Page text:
For a change, there are no new injuries – or at least none that Fergie’s prepared to admit exist since Galatasaray visited. With that in mind, here’s the team I think Alex will pick:
There are key decisions in virtually every area for him but there’s much to be read into Wednesday’s team selection and the fact that in games like this he’ll often plump for experience – Evra over Buttner for example. David de Gea did no wrong midweek and it makes sense to keep him in goal – rotation is something we should unfortunately come to expect in that area but Anfield was the setting of the game that probably turned his season last year.
Rafael is a certain starter but all three fit centre backs appear rusty or lack match practice for one reason or another. Ferdinand was rested midweek though which is a rather large hint at the fact he’ll partner Vidic. Similarly, if the Champions League selection was anything to go by then Welbeck and Cleverley can both expect to return with Danny probably disappointingly shifted out in a wide berth again at the expense of Nani. Much of the rest picks itself and that does of course allow for Nani (one appearance shy of 200), Scholes, Hernandez and others to come off the bench to have a positive impact.
United’s midfield will as ever be crucial – Carrick and Cleverley will have to retain possession well and attempt to get the ball to Kagawa more often. There is a sense that United don’t yet quite know how to use Shinji despite the rather lengthy glimpses of the talent he possesses. Maybe down the right hand side though is where they can have most joy. Should Sterling start he’ll need to get back to help Enrique – matching Sterling up to Valencia almost seems unfair in terms of physique and maybe that’s something United can look to exploit.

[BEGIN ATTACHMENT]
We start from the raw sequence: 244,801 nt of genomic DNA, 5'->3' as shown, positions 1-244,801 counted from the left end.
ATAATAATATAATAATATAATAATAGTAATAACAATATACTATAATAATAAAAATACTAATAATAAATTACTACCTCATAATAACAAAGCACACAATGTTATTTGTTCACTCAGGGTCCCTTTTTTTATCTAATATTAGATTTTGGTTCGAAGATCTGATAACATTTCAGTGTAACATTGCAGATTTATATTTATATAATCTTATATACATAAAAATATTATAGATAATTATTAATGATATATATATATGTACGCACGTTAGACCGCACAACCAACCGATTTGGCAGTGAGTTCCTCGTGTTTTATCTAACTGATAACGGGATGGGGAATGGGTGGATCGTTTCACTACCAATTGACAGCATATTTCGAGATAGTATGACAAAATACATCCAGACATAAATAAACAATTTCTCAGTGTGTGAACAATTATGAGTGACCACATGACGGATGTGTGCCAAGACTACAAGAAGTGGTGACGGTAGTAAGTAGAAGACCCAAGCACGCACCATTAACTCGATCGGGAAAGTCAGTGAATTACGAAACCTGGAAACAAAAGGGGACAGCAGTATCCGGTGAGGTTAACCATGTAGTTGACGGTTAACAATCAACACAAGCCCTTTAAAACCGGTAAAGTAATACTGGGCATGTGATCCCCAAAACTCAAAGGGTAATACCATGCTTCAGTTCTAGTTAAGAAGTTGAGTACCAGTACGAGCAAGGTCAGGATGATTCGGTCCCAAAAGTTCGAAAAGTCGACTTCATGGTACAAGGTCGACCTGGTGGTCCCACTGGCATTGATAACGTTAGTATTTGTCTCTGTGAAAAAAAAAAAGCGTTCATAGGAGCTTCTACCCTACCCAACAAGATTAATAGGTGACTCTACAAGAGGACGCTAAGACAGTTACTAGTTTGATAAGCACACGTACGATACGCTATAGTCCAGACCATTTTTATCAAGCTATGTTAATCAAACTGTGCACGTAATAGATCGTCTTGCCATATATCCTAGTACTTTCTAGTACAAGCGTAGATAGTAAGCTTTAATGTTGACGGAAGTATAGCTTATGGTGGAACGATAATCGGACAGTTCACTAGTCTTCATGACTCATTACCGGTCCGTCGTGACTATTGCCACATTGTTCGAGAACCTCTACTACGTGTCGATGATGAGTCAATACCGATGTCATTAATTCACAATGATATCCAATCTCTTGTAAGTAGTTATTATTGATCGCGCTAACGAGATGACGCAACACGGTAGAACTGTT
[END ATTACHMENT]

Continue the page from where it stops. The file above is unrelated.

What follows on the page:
Merseyside has of course already proven to be a tough place to go for United this season but since the defeat to Everton things have gone well results-wise even if the performances haven’t. This fixture starts a run of tough games – the kids will be wheeled out to face Newcastle midweek in the Capital One Cup before Spurs arrive and then United go to Romania and Newcastle. It’s hard to predict what will happen as United are due a win at Anfield but Liverpool are due a win in the league and always seem to perform well against United. On paper, you’d fancy United to build up some real momentum heading into their run of tricky games but the day’s emotions could easily spur Liverpool on (or see them whimper).
This isn’t the place to go into details about the day and what’s right and wrong from both sets of fans. We already put some thoughts up about the way United were treated by the press last week and they were well received by fans of both kinds of red. However, like the Munich 50th anniversary game was poignant for us, tomorrow’s game will mean a lot to Liverpool too.
There is of course the sub-plot involving racial abuse of one player by another but with a bit of luck that’ll be no more than a sub-plot. This isn’t a game about United and Liverpool showing love for each other – that’ll never be the case – but one can hope that at the moments that require it, the fans inside the stadium will respect the goings on that hold a deep meaning to Liverpool fans. I hope come Sunday late afternoon anyway, that it’ll be football and not chants that the media are choosing to focus on.